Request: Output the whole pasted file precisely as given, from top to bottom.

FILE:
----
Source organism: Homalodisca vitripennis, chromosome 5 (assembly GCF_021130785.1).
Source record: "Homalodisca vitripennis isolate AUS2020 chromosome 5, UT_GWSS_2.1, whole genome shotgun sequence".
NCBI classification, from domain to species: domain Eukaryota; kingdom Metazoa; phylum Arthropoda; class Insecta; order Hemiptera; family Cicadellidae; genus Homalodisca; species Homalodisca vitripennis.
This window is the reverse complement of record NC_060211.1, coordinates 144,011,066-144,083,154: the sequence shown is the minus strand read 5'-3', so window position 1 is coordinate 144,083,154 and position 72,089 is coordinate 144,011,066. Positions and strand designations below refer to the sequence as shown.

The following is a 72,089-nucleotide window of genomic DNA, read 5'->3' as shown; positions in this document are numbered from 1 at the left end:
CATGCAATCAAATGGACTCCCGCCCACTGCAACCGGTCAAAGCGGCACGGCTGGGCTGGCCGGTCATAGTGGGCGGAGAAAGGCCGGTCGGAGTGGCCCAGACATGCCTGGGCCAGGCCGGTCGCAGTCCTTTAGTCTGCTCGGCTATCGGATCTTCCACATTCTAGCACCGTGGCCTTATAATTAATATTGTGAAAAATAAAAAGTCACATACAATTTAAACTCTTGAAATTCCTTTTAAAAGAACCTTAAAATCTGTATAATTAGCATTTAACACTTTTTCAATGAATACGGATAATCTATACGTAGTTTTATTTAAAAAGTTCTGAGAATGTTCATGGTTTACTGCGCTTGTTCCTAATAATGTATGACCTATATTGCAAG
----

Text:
Source organism: Homalodisca vitripennis, chromosome 5 (assembly GCF_021130785.1).
Source record: "Homalodisca vitripennis isolate AUS2020 chromosome 5, UT_GWSS_2.1, whole genome shotgun sequence".
NCBI classification, from domain to species: domain Eukaryota; kingdom Metazoa; phylum Arthropoda; class Insecta; order Hemiptera; family Cicadellidae; genus Homalodisca; species Homalodisca vitripennis.
This window is the reverse complement of record NC_060211.1, coordinates 144,011,066-144,083,154: the sequence shown is the minus strand read 5'-3', so window position 1 is coordinate 144,083,154 and position 72,089 is coordinate 144,011,066. Positions and strand designations below refer to the sequence as shown.

The following is a 72,089-nucleotide window of genomic DNA, read 5'->3' as shown; positions in this document are numbered from 1 at the left end:
CATGCAATCAAATGGACTCCCGCCCACTGCAACCGGTCAAAGCGGCACGGCTGGGCTGGCCGGTCATAGTGGGCGGAGAAAGGCCGGTCGGAGTGGCCCAGACATGCCTGGGCCAGGCCGGTCGCAGTCCTTTAGTCTGCTCGGCTATCGGATCTTCCACATTCTAGCACCGTGGCCTTATAATTAATATTGTGAAAAATAAAAAGTCACATACAATTTAAACTCTTGAAATTCCTTTTAAAAGAACCTTAAAATCTGTATAATTAGCATTTAACACTTTTTCAATGAATACGGATAATCTATACGTAGTTTTATTTAAAAAGTTCTGAGAATGTTCATGGTTTACTGCGCTTGTTCCTAATAATGTATGACCTATATTGCAAG